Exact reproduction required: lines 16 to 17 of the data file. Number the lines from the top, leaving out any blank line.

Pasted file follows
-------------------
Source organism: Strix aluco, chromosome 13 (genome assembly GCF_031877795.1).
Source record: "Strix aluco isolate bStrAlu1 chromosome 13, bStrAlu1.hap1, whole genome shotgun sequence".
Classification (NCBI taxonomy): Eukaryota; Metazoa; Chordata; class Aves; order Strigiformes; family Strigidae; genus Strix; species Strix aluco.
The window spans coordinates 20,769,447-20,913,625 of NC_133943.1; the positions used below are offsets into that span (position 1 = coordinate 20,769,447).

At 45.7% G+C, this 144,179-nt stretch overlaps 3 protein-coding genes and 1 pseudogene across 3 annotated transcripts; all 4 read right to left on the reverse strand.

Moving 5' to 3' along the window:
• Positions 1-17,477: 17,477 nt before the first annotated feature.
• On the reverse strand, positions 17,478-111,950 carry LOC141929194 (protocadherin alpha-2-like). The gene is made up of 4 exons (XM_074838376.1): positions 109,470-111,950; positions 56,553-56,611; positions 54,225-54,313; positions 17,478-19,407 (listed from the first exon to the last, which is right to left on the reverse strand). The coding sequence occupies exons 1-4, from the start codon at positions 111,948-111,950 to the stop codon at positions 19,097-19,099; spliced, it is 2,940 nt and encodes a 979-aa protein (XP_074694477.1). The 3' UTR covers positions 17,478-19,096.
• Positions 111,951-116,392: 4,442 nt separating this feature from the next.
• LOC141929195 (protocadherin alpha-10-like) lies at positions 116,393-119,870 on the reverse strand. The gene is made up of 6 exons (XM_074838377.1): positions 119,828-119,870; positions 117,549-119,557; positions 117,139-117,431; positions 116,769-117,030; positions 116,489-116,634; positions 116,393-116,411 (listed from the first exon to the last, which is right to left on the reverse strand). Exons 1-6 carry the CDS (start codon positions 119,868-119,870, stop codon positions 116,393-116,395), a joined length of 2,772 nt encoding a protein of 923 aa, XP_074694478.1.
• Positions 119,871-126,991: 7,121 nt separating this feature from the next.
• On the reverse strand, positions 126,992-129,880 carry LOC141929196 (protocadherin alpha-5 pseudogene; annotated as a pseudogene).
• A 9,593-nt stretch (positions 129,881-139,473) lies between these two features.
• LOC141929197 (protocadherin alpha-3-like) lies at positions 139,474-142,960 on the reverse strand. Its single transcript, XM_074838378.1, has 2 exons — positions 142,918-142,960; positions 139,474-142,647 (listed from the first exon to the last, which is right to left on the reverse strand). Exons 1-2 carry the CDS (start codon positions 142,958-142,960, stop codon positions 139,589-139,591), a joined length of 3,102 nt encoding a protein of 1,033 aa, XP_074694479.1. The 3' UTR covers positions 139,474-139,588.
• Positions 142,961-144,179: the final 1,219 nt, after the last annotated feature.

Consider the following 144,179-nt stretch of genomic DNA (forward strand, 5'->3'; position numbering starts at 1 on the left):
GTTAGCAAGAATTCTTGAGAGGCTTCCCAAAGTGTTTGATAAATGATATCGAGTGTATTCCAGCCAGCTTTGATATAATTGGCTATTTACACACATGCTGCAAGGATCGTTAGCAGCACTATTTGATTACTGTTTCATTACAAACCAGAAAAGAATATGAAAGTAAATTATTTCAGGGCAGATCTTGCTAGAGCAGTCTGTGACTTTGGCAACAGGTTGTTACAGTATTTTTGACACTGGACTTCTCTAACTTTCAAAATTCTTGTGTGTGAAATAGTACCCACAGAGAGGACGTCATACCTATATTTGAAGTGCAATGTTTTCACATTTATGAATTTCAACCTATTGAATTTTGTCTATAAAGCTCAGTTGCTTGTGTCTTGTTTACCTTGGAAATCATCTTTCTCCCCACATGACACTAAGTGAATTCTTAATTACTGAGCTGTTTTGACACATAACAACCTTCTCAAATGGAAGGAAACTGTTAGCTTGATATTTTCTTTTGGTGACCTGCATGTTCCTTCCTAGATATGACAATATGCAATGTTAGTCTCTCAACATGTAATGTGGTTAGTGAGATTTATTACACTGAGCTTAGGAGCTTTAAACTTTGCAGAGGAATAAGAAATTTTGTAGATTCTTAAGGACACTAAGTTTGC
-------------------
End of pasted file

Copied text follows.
Consider the following 144,179-nt stretch of genomic DNA (forward strand, 5'->3'; position numbering starts at 1 on the left):
GTTAGCAAGAATTCTTGAGAGGCTTCCCAAAGTGTTTGATAAATGATATCGAGTGTATTCCAGCCAGCTTTGATATAATTGGCTATTTACACACATGCTGCAAGGATCGTTAGCAGCACTATTTGATTACTGTTTCATTACAAACCAGAAAAGAATATGAAAGTAAATTATTTCAGGGCAGATCTTGCTAGAGCAGTCTGTGACTTTGGCAACAGGTTGTTACAGTATTTTTGACACTGGACTTCTCTAACTTTCAAAATTCTTGTGTGTGAAATAGTACCCACAGAGAGGACGTCATACCTATATTTGAAGTGCAATGTTTTCACATTTATGAATTTCAACCTATTGAATTTTGTCTATAAAGCTCAGTTGCTTGTGTCTTGTTTACCTTGGAAATCATCTTTCTCCCCACATGACACTAAGTGAATTCTTAATTACTGAGCTGTTTTGACACATAACAACCTTCTCAAATGGAAGGAAACTGTTAGCTTGATATTTTCTTTTGGTGACCTGCATGTTCCTTCCTAGATATGACAATATGCAATGTTAGTCTCTCAACATGTAATGTGGTTAGTGAGATTTATTACACTGAGCTTAGGAGCTTTAAACTTTGCAGAGGAATAAGAAATTTTGTAGATTCTTAAGGACACTAAGTTTGC